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Calothamnus quadrifidus fg01.JPG
Calothamnus quadrifidus
Scientific classification e
Kingdom: Plantae
Clade: Tracheophytes
Clade: Angiosperms
Clade: Eudicots
Clade: Rosids
Order: Myrtales
Family: Myrtaceae
Tribe: Melaleuceae
Genus: Calothamnus
  • Billottia Colla
  • Baudinia Lesch. ex DC.

Calothamnus is a genus of shrubs in the family Myrtaceae and is endemic to the south-west of Western Australia. The common names one-sided bottlebrush or claw flower are given to some species due to their having the flowers clustered on one side of the stem or because of the claw-like appearance of their flowers. Calothamnus species are generally medium to tall woody shrubs with crowded leaves. In most species the leaves are crowded and linear in shape, and the flowers are usually arranged in dense clusters. The petals are small and fall off the flower soon after it opens but the stamens are long, numerous and usually bright red.


Plants in the genus Calothamnus are medium to tall shrubs, sometimes low-growing ground covers. The leaves are linear or narrow lance-shaped with the narrower end towards the base, usually glabrous and have distinct oil glands. The flowers are in small groups or dense spikes on leafless, older stems or between the leaves on younger ones. The sepals are fused to form a bell-shaped cup which is often immersed in the branch and there are four or five petals which usually fall off after the flower has opened. There are many stamens, joined for a large proportion of their length into four or five "claws". In some species the upper two claws are fused together and the lower ones are shorter. The stamens are brightly coloured, crimson to a deep purple or rarely yellow. The fruit is a woody capsule.[2][3][4]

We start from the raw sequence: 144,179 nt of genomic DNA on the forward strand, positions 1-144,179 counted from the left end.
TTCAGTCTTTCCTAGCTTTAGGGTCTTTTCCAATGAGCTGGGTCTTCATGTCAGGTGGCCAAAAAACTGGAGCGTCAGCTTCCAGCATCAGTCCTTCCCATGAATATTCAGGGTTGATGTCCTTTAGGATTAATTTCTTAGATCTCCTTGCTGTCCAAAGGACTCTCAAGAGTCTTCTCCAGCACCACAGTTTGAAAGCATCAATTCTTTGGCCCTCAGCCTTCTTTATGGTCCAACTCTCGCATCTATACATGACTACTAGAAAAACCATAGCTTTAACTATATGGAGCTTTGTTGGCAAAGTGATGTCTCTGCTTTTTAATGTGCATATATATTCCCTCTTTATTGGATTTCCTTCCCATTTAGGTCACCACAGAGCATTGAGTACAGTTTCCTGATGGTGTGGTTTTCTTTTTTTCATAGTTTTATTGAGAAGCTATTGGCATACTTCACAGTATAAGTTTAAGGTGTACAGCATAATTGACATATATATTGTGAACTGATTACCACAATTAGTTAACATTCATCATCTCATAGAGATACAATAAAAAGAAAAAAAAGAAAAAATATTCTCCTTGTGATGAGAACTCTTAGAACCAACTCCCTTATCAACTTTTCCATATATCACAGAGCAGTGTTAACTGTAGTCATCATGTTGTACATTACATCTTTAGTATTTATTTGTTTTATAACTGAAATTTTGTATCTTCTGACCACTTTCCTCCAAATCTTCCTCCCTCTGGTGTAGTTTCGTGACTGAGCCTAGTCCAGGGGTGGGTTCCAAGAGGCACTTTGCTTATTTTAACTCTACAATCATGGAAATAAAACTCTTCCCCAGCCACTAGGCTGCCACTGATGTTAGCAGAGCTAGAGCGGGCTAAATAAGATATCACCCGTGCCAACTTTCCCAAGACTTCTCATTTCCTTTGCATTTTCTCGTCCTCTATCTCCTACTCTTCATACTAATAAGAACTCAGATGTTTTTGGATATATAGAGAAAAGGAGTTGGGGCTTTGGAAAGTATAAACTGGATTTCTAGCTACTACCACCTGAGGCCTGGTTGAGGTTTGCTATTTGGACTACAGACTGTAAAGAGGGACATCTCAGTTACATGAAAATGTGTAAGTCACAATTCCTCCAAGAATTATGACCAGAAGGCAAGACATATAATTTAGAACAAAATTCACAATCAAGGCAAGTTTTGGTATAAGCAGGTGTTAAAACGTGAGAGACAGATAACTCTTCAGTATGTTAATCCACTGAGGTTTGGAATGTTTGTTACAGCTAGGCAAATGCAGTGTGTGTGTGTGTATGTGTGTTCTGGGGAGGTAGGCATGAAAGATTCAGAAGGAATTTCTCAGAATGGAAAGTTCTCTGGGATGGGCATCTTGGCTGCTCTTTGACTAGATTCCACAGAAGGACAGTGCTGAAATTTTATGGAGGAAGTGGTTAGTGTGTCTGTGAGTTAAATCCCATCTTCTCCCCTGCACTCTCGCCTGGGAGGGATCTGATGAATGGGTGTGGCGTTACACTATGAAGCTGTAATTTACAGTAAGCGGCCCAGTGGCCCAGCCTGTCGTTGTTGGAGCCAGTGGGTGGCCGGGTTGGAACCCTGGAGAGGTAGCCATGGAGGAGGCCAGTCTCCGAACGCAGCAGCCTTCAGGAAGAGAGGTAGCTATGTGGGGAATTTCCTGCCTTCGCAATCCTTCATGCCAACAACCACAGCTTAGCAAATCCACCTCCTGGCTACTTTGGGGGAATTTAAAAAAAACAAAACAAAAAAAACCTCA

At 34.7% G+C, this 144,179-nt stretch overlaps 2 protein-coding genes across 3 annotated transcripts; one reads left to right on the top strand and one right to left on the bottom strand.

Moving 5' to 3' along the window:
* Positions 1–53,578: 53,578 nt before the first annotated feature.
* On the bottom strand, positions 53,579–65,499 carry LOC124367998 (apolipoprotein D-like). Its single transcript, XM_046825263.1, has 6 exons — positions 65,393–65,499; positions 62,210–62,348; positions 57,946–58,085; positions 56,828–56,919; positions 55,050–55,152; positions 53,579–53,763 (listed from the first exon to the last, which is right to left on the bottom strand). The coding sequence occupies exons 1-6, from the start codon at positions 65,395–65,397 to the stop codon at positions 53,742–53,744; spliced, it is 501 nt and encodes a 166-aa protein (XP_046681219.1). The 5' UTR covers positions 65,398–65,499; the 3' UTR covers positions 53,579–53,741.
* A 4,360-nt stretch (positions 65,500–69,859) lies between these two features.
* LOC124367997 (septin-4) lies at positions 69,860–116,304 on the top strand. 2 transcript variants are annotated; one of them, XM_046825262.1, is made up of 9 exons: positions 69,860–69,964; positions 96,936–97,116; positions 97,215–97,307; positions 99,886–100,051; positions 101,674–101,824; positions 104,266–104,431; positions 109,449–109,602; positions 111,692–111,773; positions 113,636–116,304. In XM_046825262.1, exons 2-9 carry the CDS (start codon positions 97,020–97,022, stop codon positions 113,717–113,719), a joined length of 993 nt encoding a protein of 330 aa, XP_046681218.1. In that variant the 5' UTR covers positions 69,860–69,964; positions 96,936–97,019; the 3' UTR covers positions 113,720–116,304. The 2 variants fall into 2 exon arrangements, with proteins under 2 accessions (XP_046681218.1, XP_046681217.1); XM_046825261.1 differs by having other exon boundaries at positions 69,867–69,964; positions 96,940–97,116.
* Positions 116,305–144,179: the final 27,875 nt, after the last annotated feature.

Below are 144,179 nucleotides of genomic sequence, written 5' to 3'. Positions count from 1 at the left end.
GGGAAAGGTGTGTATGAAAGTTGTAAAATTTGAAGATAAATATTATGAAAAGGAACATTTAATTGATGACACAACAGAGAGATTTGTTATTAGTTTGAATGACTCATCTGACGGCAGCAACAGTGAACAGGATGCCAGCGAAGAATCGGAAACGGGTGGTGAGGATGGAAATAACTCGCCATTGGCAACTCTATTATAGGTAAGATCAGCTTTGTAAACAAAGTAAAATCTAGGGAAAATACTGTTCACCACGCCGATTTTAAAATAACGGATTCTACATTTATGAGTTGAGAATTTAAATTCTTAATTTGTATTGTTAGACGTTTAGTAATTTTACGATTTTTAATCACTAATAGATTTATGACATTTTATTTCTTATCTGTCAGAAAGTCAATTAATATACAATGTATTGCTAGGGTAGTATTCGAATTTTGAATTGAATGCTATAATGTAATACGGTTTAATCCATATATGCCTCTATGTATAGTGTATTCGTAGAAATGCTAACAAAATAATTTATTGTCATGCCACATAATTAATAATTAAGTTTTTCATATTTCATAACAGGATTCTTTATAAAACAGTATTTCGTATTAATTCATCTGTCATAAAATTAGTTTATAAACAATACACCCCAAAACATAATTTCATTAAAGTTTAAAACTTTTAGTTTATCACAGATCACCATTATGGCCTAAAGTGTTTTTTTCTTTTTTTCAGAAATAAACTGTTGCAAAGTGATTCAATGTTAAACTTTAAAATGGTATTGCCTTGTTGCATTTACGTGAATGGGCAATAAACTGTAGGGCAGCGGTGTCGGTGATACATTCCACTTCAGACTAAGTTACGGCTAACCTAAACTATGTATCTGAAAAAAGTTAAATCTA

Calothamnus graniticus subsp. graniticus
Calothamnus pinifolius

Taxonomy and naming[edit]

The first species in the genus to be described was Calothamnus sanguineus. It was first formally described in 1806 by the French biologist Jacques Labillardière in Novae Hollandiae Plantarum Specimen, Volume 2.[5][6] The name Calothamnus is derived from the Greek words kalos meaning "beautiful"[7]:131 and thamnos meaning "a shrub" or "a bush".[7]:174[8]

In 2014, Lyndley Craven and others proposed, mainly on the basis of DNA evidence, that species in the genus Calothamnus, along with those in Beaufortia, Conothamnus, Eremaea, Lamarchea, Petraeomyrtus, Phymatocarpus and Regelia be transferred to Melaleuca.[9]

Distribution and habitat[edit]

All Calothamnus species are found in the south west botanical province of Western Australia. Some (such as Calothamnus aridus) are adapted to a dry environment whilst others (such as Calothamnus hirsutus) are often found near swamps.[2]

Use in horticulture[edit]

Most species of Calothamnus have been grown in gardens but need full sun and good drainage. Propagation is usually from seeds which are retained in the hard fruits throughout the life of the plant but cuttings can be used to retain the colour of yellow forms.[10]

Species list[edit]

The following is a list of species recognised by the Western Australian Herbarium:[3][11]


  1. ^ Kew World Checklist of Selected Plant Families
  2. ^ a b Hawkeswood, Trevor J. (1984). "Nine new species of Calothamnus Labill. (Myrtaceae: Leptospermoideae) from Western Australia" (PDF). Nuytsia. 5 (1): 123–124. Retrieved 24 July 2015.
  3. ^ a b "Calothamnus Labill.". FloraBase. Western Australian Government Department of Parks and Wildlife.
  4. ^ Corrick, Margaret G.; Fuhrer, Bruce A. (2009). Wildflowers of southern Western Australia (3rd ed.). Kenthurst, N.S.W.: Rosenberg Publishing P/L. p. 114. ISBN 9781877058844.
  5. ^ "Calothamnus sangineus". APNI. Retrieved 24 July 2015.
  6. ^ La Billardière, Jacques-Julien Houtou de (1806). Novae Hollandiae plantarum specimen Volume 2. Paris. pp. 25–26. Retrieved 25 July 2015.
  7. ^ a b Brown, Roland Wilbur (1956). The Composition of Scientific Words. Washington, D.C.: Smithsonian Institution Press.
  8. ^ Booth, Carol. "Calothamnus quadrifidus". Australian National Botanic Garden. Retrieved 28 December 2016.
  9. ^ Craven, Lyn A.; Edwards, Robert D.; Cowley, Kirsten J. (30 June 2014). "New combinations and names in Melaleuca (Myrtaceae)". Taxon. 63 (3): 663–670. doi:10.12705/633.38.
  10. ^ Wrigley, John W.; Fagg, Murray (1983). Australian native plants : a manual for their propagation, cultivation and use in landscaping (2nd ed.). Sydney: Collins. pp. 194–195. ISBN 0002165759.
  11. ^ "Calothamnus". Western Australian Herbarium. Retrieved 25 July 2015.